Miscellaneous thoughts on the biographical section of Daniel.
Daniel 2:4b through the end of chapter 7 are written in 3rd person by Daniel in Aramaic.Â These chapters contain the “story” of Daniel and his three friends.Â Within these stories are messages of judgment (related to Gentile kings) wrapped in lesson of conviction, commitment, courage, confidence in God and calm in the face of conflict–all pointing to what integrity is.
This makes we wonder–how did Daniel, Hananiah, Mishael and Azariah develop this integrity?Â An integrity that did not waver even in the face
–a challenge to their identity and therefore a commitment to their God (Daniel 1)
–a challenge to their lives due to their commitment to their God (Daniel 3 and 6)
–and the other challenges of living and working in a pagan society and maintain their commitment to God–for a life time (see Daniel 1:1 and 27; 6:1-2 and 28).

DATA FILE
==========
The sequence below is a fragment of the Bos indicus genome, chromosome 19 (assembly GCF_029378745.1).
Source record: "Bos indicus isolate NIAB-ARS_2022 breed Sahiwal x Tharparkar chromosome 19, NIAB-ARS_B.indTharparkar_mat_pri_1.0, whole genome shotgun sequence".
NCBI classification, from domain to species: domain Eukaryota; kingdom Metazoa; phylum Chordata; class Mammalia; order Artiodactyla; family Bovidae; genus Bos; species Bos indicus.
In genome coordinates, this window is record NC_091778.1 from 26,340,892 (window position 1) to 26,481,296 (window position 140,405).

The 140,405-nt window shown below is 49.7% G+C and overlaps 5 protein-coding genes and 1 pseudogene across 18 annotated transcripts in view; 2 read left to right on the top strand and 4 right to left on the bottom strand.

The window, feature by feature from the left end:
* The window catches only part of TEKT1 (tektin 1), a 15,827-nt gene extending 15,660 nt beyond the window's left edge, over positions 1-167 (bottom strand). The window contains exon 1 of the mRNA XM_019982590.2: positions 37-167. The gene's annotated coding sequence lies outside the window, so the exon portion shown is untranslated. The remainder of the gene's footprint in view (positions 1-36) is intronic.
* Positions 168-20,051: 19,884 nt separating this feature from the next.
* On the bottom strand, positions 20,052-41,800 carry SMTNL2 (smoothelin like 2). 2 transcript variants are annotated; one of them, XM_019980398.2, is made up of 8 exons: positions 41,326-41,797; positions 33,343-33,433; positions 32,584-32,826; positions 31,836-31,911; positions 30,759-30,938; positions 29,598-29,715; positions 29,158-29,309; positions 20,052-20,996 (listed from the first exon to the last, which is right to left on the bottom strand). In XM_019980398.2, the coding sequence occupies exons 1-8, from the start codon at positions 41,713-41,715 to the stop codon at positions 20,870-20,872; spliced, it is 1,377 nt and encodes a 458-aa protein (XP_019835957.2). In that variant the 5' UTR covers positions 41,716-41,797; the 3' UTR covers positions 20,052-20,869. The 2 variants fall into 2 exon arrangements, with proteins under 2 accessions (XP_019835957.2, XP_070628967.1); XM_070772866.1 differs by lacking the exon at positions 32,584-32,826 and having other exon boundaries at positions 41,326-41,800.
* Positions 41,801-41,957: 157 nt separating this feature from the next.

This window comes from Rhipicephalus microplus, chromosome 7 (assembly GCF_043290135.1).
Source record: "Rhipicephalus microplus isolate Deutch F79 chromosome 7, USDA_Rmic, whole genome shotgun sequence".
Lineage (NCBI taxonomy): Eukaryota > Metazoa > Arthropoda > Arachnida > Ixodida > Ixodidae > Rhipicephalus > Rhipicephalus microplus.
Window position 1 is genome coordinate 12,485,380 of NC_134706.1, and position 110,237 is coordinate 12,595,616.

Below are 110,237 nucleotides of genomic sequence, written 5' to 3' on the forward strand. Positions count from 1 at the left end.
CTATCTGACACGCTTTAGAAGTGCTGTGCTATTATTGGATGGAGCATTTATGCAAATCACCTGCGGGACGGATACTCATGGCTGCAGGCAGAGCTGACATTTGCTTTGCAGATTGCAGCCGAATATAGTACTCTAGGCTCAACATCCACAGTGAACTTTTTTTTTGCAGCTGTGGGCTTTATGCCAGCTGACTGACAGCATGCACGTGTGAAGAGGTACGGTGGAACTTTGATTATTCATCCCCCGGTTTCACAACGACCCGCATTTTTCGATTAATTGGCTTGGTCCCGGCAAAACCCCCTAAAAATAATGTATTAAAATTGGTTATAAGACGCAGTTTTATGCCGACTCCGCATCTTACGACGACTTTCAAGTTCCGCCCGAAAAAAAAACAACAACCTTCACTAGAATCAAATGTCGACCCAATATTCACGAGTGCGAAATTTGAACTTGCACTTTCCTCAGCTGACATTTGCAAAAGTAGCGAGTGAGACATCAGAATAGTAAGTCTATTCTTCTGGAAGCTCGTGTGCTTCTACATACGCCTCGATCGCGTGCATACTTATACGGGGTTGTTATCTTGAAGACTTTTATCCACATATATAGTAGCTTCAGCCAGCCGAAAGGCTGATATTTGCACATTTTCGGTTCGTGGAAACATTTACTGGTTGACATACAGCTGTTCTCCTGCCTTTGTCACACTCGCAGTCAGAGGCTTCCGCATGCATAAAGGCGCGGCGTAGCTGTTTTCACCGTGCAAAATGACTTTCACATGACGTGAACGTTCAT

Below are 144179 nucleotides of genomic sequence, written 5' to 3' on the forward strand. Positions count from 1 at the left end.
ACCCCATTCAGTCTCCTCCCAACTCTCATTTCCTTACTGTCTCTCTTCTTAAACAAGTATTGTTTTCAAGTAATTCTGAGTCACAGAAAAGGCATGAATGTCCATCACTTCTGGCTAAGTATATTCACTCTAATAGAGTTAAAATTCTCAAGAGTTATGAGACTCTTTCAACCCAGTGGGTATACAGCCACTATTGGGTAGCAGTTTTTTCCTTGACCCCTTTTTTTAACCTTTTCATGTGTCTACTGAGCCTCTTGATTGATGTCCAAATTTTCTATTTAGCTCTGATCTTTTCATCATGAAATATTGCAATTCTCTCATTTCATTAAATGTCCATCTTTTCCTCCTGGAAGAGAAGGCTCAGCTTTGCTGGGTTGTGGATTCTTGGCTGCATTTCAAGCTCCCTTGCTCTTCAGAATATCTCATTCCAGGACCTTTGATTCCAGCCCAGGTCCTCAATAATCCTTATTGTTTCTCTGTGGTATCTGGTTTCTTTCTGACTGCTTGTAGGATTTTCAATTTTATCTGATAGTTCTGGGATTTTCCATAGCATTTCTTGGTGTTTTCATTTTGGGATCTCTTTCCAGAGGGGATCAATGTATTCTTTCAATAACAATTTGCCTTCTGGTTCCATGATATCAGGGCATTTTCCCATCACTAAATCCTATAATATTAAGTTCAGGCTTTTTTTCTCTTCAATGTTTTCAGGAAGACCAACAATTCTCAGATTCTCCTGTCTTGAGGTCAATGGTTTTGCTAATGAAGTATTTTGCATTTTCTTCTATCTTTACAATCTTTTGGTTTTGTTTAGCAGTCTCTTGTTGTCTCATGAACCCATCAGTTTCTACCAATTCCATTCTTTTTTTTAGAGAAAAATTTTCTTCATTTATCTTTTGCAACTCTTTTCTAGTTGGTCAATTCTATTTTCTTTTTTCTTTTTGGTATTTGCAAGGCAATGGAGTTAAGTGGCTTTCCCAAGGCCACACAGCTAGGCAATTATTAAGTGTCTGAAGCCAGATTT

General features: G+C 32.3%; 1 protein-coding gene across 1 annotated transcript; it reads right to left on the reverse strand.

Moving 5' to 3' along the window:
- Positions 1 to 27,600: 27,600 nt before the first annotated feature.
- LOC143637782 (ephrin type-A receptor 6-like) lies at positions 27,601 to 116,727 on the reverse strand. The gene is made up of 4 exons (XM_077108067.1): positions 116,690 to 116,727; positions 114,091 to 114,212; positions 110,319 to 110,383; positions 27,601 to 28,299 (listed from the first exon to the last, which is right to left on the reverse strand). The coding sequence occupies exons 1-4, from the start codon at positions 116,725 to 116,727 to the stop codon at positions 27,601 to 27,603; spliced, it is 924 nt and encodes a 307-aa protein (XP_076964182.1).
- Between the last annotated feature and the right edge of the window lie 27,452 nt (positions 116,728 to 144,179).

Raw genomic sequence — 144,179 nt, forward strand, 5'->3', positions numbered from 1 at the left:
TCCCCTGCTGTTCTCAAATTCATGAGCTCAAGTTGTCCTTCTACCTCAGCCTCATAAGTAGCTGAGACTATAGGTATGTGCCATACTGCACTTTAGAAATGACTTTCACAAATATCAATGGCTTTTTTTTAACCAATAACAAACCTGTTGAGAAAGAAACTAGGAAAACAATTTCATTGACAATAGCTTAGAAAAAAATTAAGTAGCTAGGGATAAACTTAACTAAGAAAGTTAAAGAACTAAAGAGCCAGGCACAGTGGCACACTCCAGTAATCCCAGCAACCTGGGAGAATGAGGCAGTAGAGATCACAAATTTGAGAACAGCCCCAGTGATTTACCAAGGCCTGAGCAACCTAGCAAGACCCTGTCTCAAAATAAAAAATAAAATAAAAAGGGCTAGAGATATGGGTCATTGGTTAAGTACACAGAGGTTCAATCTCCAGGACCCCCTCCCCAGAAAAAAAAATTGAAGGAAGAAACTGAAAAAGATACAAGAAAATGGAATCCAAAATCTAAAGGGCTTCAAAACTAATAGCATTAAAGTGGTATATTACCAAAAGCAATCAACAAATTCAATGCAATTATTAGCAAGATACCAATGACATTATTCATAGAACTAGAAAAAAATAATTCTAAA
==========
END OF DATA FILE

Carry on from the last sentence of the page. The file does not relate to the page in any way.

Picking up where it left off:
While I would love to know how their parent raise them (until they were deported to Babylon), we don’t have that information.Â But Daniel does gives us three clues to developing and maintaining integrity.
First, in the early chapters when the four men were faced with a difficult situations and decisions–they stuck together, supporting and praying (Daniel 1; 2:17-18; 3:16-18).
Second, Daniel is a man of prayer.Â We see this when he faces difficulty (Daniel 2:17-18; 9:3-19). But also how being a man of prayer (devoted to God) was the cause for him to encounter difficulty, because prayer was a personal discipline (Daniel 6:5, 10).
Third, Daniel is a man of the Word.Â Even though he held a very significant office (busy?) and was probably in his 70s or 80s, he made time to study God’s Word (9:1-2), it was another of his personal disciplines.
To develop integrity we must spend time with God.
To develop integrity it helps to pursue God with others (2 Timothy 2:22).